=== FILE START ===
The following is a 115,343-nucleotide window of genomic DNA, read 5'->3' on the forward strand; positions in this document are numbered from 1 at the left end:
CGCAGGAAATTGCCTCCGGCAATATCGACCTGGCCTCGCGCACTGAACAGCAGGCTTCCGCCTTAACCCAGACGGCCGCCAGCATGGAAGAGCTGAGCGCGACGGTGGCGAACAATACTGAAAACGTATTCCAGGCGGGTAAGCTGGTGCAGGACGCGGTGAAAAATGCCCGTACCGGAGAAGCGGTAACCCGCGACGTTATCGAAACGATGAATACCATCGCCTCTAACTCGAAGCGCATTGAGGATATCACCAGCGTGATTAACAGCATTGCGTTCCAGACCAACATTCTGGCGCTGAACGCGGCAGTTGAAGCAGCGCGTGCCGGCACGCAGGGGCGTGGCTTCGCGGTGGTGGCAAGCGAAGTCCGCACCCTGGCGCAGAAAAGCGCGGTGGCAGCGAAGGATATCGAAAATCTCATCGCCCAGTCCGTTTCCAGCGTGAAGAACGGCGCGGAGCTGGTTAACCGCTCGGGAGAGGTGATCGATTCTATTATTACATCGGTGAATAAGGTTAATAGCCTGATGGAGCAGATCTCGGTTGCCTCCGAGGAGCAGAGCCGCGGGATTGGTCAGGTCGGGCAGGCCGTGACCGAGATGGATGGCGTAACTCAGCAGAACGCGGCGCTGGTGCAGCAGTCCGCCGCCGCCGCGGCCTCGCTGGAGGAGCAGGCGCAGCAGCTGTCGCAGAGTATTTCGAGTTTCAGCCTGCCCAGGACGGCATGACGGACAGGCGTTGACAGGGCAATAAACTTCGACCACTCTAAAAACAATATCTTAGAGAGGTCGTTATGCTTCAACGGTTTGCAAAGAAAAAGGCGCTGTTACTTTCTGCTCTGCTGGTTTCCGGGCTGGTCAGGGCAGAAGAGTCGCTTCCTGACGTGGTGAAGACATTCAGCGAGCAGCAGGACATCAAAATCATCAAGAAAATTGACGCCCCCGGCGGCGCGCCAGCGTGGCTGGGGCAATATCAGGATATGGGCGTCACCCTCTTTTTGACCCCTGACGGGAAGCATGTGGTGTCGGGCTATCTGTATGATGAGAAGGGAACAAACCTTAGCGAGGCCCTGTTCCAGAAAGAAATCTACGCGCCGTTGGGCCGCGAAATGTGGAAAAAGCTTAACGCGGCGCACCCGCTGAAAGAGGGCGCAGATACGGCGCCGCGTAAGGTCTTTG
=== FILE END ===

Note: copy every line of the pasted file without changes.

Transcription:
The following is a 115,343-nucleotide window of genomic DNA, read 5'->3' on the forward strand; positions in this document are numbered from 1 at the left end:
CGCAGGAAATTGCCTCCGGCAATATCGACCTGGCCTCGCGCACTGAACAGCAGGCTTCCGCCTTAACCCAGACGGCCGCCAGCATGGAAGAGCTGAGCGCGACGGTGGCGAACAATACTGAAAACGTATTCCAGGCGGGTAAGCTGGTGCAGGACGCGGTGAAAAATGCCCGTACCGGAGAAGCGGTAACCCGCGACGTTATCGAAACGATGAATACCATCGCCTCTAACTCGAAGCGCATTGAGGATATCACCAGCGTGATTAACAGCATTGCGTTCCAGACCAACATTCTGGCGCTGAACGCGGCAGTTGAAGCAGCGCGTGCCGGCACGCAGGGGCGTGGCTTCGCGGTGGTGGCAAGCGAAGTCCGCACCCTGGCGCAGAAAAGCGCGGTGGCAGCGAAGGATATCGAAAATCTCATCGCCCAGTCCGTTTCCAGCGTGAAGAACGGCGCGGAGCTGGTTAACCGCTCGGGAGAGGTGATCGATTCTATTATTACATCGGTGAATAAGGTTAATAGCCTGATGGAGCAGATCTCGGTTGCCTCCGAGGAGCAGAGCCGCGGGATTGGTCAGGTCGGGCAGGCCGTGACCGAGATGGATGGCGTAACTCAGCAGAACGCGGCGCTGGTGCAGCAGTCCGCCGCCGCCGCGGCCTCGCTGGAGGAGCAGGCGCAGCAGCTGTCGCAGAGTATTTCGAGTTTCAGCCTGCCCAGGACGGCATGACGGACAGGCGTTGACAGGGCAATAAACTTCGACCACTCTAAAAACAATATCTTAGAGAGGTCGTTATGCTTCAACGGTTTGCAAAGAAAAAGGCGCTGTTACTTTCTGCTCTGCTGGTTTCCGGGCTGGTCAGGGCAGAAGAGTCGCTTCCTGACGTGGTGAAGACATTCAGCGAGCAGCAGGACATCAAAATCATCAAGAAAATTGACGCCCCCGGCGGCGCGCCAGCGTGGCTGGGGCAATATCAGGATATGGGCGTCACCCTCTTTTTGACCCCTGACGGGAAGCATGTGGTGTCGGGCTATCTGTATGATGAGAAGGGAACAAACCTTAGCGAGGCCCTGTTCCAGAAAGAAATCTACGCGCCGTTGGGCCGCGAAATGTGGAAAAAGCTTAACGCGGCGCACCCGCTGAAAGAGGGCGCAGATACGGCGCCGCGTAAGGTCTTTG